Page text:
Daniel Wiener, chairman and co-founder of Adviser Investments, a $5.5 billion registered investment adviser, is calling out the fee-based financial planning industry for taking what he describes as government handouts.
“Shouldn’t any wealth management company that purports to provide sound investment and financial-planning advice be maintaining a robust balance sheet for just those periods when the economy, the markets or an exogenous event require emergency funding?” Wiener wrote in Citywire RIA after learning that several multi-billion-dollar RIAs were taking the forgivable government loans designed for rescue businesses impacted by COVID-19.
Aspointed out in March when the first wave of stimulus money was moving through Congress, Wiener believes the fee-based business model, unlike hair salons and restaurants forced to close their doors, continues to charge fees based on portfolio performance.
Jeff Benjamin: Why are you so passionate about the way some RIAs are taking forgivable loans through the Coronavirus Aid, Relief and Economic Security Act Paycheck Protection Plan?
Daniel Wiener: Because the RIA business model is very simple, it’s based on assets under management and it is a business model that should be able to accommodate both bull and bear markets.
Taking a government bailout just because it’s easy to get is immoral and unethical.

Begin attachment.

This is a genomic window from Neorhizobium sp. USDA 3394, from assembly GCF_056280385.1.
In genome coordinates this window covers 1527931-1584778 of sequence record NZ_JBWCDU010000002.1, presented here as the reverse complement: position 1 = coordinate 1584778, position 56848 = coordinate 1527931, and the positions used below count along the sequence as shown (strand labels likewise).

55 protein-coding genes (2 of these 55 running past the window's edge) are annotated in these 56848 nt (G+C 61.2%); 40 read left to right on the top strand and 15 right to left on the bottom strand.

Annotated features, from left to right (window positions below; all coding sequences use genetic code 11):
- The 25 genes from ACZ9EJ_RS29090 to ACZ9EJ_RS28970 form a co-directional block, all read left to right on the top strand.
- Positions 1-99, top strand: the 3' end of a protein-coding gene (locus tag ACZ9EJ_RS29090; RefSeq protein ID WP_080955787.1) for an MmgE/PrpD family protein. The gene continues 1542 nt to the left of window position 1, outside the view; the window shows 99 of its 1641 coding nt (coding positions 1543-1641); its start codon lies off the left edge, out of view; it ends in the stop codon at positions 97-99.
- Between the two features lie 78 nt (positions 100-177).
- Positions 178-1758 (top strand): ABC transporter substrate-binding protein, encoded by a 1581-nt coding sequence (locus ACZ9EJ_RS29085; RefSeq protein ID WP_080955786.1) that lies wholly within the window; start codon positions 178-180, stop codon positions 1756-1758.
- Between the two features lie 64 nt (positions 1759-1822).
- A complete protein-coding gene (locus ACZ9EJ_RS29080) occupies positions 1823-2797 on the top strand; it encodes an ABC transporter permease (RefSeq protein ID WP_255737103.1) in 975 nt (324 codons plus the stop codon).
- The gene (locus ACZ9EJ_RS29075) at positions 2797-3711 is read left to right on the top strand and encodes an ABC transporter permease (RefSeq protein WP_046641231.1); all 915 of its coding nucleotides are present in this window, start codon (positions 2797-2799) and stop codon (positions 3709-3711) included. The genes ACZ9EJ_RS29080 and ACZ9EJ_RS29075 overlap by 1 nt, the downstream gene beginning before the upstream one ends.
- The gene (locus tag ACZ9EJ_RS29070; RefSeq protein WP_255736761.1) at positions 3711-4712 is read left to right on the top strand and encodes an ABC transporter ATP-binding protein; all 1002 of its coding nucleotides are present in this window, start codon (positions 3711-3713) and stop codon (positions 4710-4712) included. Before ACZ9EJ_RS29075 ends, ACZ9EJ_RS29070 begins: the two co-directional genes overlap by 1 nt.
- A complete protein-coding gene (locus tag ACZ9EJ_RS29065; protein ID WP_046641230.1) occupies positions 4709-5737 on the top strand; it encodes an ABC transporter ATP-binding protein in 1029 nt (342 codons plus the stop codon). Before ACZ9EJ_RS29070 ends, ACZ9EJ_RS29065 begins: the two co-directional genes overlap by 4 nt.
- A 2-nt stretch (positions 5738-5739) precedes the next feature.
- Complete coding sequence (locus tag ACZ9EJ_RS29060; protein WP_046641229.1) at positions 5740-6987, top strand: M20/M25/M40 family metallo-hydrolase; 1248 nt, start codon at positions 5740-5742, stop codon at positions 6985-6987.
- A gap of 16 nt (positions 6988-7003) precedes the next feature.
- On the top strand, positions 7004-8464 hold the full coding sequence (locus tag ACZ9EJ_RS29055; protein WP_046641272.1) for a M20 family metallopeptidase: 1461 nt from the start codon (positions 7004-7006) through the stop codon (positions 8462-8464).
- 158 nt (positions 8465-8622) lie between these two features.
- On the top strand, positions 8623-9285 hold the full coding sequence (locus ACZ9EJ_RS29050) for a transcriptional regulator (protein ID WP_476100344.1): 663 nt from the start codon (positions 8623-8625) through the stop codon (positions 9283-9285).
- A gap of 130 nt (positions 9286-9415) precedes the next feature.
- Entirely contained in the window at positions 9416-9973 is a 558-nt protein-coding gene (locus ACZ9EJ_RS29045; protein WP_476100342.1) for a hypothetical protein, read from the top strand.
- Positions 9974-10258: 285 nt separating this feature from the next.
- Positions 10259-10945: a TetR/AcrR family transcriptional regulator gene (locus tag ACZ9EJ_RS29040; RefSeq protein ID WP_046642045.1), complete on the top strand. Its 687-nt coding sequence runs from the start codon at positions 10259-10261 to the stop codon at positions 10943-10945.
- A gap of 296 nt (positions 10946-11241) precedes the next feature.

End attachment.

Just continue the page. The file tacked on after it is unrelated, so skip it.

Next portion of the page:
JB: What do you think about fee-based firms taking these loans?
DW: If the business model is so broken they feel they need a government backstop and don’t have other sources of capital such as bank lines of credit already established, these are not viable businesses and shouldn’t be propped up in the first place.
JB: Can you see any justification for RIAs taking these loans?
DW: Absolutely not. Full stop.
If the business model is broken, it’s broken. The justifications I’ve been reading in some of the disclosures are completely at odds with the intent of the program. If the business is not at risk, why take the money?
JB: Should these RIAs do a better job of disclosing these loans?
DW: Yes. It behooves anyone who takes my tax money for a bailout to disclose not only that they took it, but how much they took.
JB: How should clients and potential clients view advisory firms that take these forgivable loans?
DW: There’s going to be a lot of false justification given for taking these loans, but clients should read through it and understand that one of two things happened: Either the firm is in a weaker financial situation than they thought, or the firm has some issues around the morality of taking government handouts. Take your pick.